Testing FM Systems on the FP35 Hearing Aid Analyzer -1-

Testing FM Systems on the FP35 Hearing Aid Analyzer -1- Testing FM Systems on the FP35 Hearing Aid Analyzer -1- Testing FM Systems on the FP35 Hearing Aid Analyzer Introduction This workbook describes how to test FM systems with the FP35 Hearing Aid Analyzer

More information

Occupational Therapy Handout

Occupational Therapy Handout Occupational Therapy Handout SENSORY STRATEGIES FOR PARENTS Reacting to different sensations and activities Different children notice and respond to different things from the world around them. Your child

More information

AP1 Waves. (A) frequency (B) wavelength (C) speed (D) intensity. Answer: (A) and (D) frequency and intensity.

AP1 Waves. (A) frequency (B) wavelength (C) speed (D) intensity. Answer: (A) and (D) frequency and intensity. 1. A fire truck is moving at a fairly high speed, with its siren emitting sound at a specific pitch. As the fire truck recedes from you which of the following characteristics of the sound wave from the

More information

Anatomy and Physiology of Hearing (added 09/06)

Anatomy and Physiology of Hearing (added 09/06) Anatomy and Physiology of Hearing (added 09/06) 1. Briefly review the anatomy of the cochlea. What is the cochlear blood supply? SW 2. Discuss the effects of the pinna, head and ear canal on the transmission

More information

The Design and Implementation of Multimedia Software

The Design and Implementation of Multimedia Software Chapter 10 Auditory Content The Design and Implementation of Multimedia Software David Bernstein Jones and Bartlett Publishers www.jbpub.com David Bernstein (jbpub.com) Multimedia Software Jones and Bartlett

More information

What would the robots play?

What would the robots play? Interview with J. Kevin O Regan Avant. The Journal of the Philosophical-Interdisciplinary Vanguard Volume II, Number 2/2011 www.avant.edu.pl ISSN: 2082-6710 What would the robots play? Interviev with J.

More information

Free Fall: Observing and Analyzing the Free Fall Motion of a Bouncing Ping-Pong Ball and Calculating the Free Fall Acceleration (Teacher s Guide)

Free Fall: Observing and Analyzing the Free Fall Motion of a Bouncing Ping-Pong Ball and Calculating the Free Fall Acceleration (Teacher s Guide) Free Fall: Observing and Analyzing the Free Fall Motion of a Bouncing Ping-Pong Ball and Calculating the Free Fall Acceleration (Teacher s Guide) 2012 WARD S Science v.11/12 OVERVIEW Students will measure

More information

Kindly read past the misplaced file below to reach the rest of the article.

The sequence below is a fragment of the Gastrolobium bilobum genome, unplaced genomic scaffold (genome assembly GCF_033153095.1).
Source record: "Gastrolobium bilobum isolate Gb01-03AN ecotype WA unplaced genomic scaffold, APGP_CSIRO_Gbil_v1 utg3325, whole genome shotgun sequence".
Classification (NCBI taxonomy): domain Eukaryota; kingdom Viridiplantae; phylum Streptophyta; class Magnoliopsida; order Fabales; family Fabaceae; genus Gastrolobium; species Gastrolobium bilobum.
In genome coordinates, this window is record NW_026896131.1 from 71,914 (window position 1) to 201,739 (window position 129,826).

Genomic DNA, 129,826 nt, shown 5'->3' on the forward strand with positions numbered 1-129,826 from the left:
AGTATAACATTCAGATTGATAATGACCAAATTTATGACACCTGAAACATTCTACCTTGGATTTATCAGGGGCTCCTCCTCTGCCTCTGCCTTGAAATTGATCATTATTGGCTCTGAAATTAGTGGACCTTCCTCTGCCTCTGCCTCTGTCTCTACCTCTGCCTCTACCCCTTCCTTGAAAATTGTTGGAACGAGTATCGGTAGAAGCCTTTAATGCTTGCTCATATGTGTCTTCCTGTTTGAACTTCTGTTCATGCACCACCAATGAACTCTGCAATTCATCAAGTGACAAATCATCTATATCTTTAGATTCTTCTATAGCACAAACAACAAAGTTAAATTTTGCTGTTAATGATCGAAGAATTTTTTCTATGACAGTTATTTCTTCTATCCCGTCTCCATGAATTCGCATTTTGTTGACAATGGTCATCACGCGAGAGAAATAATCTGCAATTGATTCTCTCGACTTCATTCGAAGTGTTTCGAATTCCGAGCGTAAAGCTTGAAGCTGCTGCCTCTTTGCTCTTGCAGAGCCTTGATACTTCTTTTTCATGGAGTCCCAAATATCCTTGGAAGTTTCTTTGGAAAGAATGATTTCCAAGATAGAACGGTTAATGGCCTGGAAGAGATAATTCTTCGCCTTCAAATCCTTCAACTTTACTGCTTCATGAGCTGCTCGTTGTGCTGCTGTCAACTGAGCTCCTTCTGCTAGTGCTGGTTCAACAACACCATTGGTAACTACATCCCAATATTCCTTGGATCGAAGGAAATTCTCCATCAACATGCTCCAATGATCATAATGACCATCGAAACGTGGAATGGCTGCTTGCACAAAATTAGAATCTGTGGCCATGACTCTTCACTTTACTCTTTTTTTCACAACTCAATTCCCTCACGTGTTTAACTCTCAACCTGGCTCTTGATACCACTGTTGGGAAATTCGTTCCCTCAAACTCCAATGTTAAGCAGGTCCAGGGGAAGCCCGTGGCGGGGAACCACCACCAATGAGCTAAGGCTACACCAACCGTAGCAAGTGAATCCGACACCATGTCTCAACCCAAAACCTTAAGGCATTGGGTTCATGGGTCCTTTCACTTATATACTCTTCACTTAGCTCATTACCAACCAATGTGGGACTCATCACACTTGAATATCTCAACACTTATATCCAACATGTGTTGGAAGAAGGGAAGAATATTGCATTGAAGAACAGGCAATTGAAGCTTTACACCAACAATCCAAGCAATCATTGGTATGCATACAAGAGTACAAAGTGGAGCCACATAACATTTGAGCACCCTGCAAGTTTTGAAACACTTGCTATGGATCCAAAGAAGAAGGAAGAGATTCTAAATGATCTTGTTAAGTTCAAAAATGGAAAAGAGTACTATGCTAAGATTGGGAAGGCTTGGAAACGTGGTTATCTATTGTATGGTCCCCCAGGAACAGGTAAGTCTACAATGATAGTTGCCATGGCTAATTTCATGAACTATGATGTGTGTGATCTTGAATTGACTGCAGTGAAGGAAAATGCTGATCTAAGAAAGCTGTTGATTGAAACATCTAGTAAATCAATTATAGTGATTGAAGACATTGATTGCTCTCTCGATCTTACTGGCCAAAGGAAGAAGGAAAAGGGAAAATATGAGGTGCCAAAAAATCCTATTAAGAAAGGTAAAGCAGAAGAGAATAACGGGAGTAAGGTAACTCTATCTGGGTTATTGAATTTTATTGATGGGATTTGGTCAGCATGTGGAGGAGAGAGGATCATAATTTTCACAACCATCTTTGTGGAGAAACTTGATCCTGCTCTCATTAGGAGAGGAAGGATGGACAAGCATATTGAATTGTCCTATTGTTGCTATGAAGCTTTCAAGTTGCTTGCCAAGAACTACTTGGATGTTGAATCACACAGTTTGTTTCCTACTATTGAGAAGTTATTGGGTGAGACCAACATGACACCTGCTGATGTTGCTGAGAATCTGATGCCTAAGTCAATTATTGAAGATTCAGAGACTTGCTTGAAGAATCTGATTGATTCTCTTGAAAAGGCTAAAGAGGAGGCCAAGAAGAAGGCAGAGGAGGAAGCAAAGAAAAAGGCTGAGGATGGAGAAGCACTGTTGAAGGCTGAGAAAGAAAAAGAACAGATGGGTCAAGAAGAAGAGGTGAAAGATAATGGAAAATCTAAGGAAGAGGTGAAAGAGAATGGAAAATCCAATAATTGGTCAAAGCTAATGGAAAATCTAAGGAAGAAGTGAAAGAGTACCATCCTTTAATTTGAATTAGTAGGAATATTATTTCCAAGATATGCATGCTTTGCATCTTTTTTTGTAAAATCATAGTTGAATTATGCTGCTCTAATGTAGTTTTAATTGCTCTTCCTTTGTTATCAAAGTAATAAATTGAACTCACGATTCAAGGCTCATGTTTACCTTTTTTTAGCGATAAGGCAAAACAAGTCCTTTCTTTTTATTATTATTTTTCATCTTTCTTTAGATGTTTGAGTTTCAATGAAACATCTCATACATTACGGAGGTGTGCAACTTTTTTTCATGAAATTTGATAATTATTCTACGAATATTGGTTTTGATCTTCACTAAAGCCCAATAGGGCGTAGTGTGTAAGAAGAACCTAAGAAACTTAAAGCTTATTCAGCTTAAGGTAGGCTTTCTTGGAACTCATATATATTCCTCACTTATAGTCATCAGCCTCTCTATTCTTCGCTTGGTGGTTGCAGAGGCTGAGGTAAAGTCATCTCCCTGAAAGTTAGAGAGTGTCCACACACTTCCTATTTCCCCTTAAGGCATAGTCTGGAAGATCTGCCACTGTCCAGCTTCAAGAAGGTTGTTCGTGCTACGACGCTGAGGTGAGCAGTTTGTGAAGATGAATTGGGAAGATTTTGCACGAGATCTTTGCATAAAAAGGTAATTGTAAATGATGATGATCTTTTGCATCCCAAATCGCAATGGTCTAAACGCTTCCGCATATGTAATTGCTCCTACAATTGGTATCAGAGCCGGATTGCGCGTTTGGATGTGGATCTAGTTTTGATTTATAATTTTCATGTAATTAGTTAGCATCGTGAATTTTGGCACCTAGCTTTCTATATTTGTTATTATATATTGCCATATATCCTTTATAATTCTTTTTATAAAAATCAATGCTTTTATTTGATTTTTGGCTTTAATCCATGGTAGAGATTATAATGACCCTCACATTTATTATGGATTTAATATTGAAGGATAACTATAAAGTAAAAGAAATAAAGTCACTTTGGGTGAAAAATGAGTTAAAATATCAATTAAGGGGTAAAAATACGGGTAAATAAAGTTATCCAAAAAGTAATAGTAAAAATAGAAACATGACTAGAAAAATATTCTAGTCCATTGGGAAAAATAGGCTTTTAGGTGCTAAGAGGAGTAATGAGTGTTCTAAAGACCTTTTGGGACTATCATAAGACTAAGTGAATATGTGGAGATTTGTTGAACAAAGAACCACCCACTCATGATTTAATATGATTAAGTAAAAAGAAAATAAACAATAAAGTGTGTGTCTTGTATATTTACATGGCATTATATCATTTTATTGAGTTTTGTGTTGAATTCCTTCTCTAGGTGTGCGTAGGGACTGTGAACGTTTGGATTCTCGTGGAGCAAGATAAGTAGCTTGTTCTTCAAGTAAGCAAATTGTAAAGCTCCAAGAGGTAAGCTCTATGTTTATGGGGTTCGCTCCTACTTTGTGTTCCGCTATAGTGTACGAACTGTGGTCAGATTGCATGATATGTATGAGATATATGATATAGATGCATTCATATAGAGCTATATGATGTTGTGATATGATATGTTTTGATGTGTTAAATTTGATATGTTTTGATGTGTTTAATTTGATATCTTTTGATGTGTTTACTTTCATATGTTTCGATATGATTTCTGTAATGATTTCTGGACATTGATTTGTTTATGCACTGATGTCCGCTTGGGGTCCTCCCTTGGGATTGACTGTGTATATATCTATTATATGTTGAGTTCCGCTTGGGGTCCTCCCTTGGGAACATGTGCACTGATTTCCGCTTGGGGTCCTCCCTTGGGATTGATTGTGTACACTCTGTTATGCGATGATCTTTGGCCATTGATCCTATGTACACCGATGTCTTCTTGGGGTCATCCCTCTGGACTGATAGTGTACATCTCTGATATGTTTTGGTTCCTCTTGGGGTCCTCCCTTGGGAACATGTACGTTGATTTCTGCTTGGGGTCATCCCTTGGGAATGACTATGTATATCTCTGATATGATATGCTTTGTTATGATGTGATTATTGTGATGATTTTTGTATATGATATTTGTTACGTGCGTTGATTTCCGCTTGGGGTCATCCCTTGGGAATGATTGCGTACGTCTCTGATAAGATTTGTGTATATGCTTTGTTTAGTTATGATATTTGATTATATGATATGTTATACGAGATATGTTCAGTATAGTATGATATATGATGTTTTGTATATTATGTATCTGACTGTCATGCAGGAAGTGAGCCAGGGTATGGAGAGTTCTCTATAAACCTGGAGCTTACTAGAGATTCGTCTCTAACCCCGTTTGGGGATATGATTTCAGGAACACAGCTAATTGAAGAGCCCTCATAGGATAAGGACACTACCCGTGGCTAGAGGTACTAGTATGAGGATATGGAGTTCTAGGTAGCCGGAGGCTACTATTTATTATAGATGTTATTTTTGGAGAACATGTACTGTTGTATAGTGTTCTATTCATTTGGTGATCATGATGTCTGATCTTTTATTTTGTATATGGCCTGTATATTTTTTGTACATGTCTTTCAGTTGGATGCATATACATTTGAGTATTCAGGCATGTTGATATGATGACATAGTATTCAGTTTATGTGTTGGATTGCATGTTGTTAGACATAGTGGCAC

Understanding How to Utilize Marketing Automation. www.parkerwhite.com life@parkerwhite.com we give brands life

Understanding How to Utilize Marketing Automation. www.parkerwhite.com life@parkerwhite.com we give brands life Understanding How to Utilize Marketing Automation www.parkerwhite.com life@parkerwhite.com we give brands life INTRODUCTION: Marketing Automation Marketing Automation improves effi ciencies and allows

More information

Building Design for Advanced Technology Instruments Sensitive to Acoustical Noise

Building Design for Advanced Technology Instruments Sensitive to Acoustical Noise Building Design for Advanced Technology Instruments Sensitive to Acoustic Noise Michael Gendreau Colin Gordon & Associates Presentation Outline! High technology research and manufacturing instruments respond

More information

Functional Communication for Soft or Inaudible Voices: A New Paradigm

Functional Communication for Soft or Inaudible Voices: A New Paradigm The following technical paper has been accepted for presentation at the 2005 annual conference of the Rehabilitation Engineering and Assistive Technology Society of North America. RESNA is an interdisciplinary

More information

Portage Guide Birth to Six Preschool Indicator 7 Child Outcomes Crosswalk. Outcome 2 Acquisition & Use of Knowledge & Skills

Portage Guide Birth to Six Preschool Indicator 7 Child Outcomes Crosswalk. Outcome 2 Acquisition & Use of Knowledge & Skills Portage Guide Birth to Six Preschool Indicator 7 Child Outcomes Crosswalk NPG Domains Outcome 1 Positive Social Emotional Skills Outcome 2 Acquisition & Use of Knowledge & Skills Outcome 3 Appropriate

More information

CEPro. Advantage Series. Diagrammatic Guide to In-Ceiling Speaker Placement for Home Theater, Multiroom Audio

CEPro. Advantage Series. Diagrammatic Guide to In-Ceiling Speaker Placement for Home Theater, Multiroom Audio CEPro Advantage Series Diagrammatic Guide to In-Ceiling Speaker Placement for Home Theater, Multiroom Audio Diagrammic Guide to In-Ceiling Speaker Placement for Home Theater Multiroom Audio 2013 EH Publishing

More information

ABA. History of ABA. Interventions 8/24/2011. Late 1800 s and Early 1900 s. Mentalistic Approachs